Dear St. Luke family:
In a Facebook post I read this week, a young woman reflected on an article pointing out that people can experience God everywhere, not just at church. The young woman said she totally believes that. As do I. God is everywhere; we can meet Christ in anyone, not just in church. These ideas aren’t New Age or spiritual-but-not-religious; they are actually supported in Scripture.
What this young woman wondered is whether we would notice God’s presence everywhere if we didn’t practice noticing it somewhere. She said that going to a particular building on a particular day at a particular time helps her practice noticing God’s “everywhere-ness.” This was written before the pandemic; I assume now she goes to a particular church website, YouTube channel or Zoom meeting. But in any event, she invited her Facebook friends to stop and notice today, and if it’s in their tradition, to go to church. Church is not perfect, she said. It’s practice.
In the passage from John’s gospel we will consider this coming Sunday, one of Jesus’ brand new disciples extends an invitation, as well. He tells his skeptical friend to “Come and see;” come and see who Jesus is, what his ministry is, how it fulfills God’s promises. That is exactly how the Christian faith has spread from the time of the disciples to the early Church to the present day: one person tells another, “Come and see.” As with the young woman on Facebook, the invitation isn’t a sledgehammer of truth. Rather, it’s having an experience that makes you sure that if somebody else simply saw, it would be enough.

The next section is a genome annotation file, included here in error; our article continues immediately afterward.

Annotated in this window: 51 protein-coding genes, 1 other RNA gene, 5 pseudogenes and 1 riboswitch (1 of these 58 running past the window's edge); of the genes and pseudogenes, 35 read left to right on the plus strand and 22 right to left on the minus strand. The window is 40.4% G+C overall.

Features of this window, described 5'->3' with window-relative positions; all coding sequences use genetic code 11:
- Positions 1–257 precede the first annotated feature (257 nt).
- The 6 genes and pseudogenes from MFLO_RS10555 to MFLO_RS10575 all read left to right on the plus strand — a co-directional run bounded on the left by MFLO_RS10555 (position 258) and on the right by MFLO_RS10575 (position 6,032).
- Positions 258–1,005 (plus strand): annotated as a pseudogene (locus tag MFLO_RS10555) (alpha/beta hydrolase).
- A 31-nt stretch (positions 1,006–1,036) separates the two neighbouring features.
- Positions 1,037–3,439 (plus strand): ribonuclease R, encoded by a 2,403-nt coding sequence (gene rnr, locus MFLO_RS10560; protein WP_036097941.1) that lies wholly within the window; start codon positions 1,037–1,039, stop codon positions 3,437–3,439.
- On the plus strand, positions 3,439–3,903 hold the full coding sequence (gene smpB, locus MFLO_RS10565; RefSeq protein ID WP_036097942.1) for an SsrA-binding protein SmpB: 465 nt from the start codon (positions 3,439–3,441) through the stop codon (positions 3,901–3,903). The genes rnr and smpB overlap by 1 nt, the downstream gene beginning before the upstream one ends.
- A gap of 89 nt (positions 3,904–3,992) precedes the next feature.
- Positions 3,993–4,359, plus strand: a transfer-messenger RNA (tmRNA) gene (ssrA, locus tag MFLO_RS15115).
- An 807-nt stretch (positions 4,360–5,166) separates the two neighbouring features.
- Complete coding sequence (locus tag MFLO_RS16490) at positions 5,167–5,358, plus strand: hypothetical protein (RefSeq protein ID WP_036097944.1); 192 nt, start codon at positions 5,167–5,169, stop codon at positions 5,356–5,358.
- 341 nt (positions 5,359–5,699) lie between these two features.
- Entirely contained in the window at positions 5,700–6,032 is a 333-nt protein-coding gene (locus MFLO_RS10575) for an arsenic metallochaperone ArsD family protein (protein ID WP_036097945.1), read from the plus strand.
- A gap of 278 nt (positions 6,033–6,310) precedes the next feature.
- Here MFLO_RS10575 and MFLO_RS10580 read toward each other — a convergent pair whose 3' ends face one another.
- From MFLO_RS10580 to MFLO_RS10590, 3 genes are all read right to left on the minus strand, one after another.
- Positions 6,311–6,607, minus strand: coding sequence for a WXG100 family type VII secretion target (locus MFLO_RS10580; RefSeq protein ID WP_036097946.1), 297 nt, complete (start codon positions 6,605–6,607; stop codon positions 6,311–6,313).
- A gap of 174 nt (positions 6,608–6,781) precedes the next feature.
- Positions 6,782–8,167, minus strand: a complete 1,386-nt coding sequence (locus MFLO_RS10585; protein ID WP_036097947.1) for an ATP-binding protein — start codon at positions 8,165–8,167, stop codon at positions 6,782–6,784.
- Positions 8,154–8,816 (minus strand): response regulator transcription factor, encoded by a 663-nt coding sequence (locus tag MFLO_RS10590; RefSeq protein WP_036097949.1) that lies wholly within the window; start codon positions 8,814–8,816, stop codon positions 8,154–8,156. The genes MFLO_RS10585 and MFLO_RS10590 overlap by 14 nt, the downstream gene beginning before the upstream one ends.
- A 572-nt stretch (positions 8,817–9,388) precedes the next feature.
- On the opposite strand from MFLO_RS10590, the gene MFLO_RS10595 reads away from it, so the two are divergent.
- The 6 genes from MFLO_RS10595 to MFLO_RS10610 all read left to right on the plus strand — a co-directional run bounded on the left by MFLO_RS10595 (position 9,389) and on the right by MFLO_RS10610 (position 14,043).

Come and see. Church is not perfect. It’s practice. I’ll probably remind you many more times how much I love St. Luke’s mission statement: “Practicing love by following Jesus.” Our calling as the Church is to keep extending that gracious invitation to others (and to us!) to practice love, to become the people God calls us to be and the world needs. How might St. Luke extend that invitation? “Come and see!”
Grace and peace,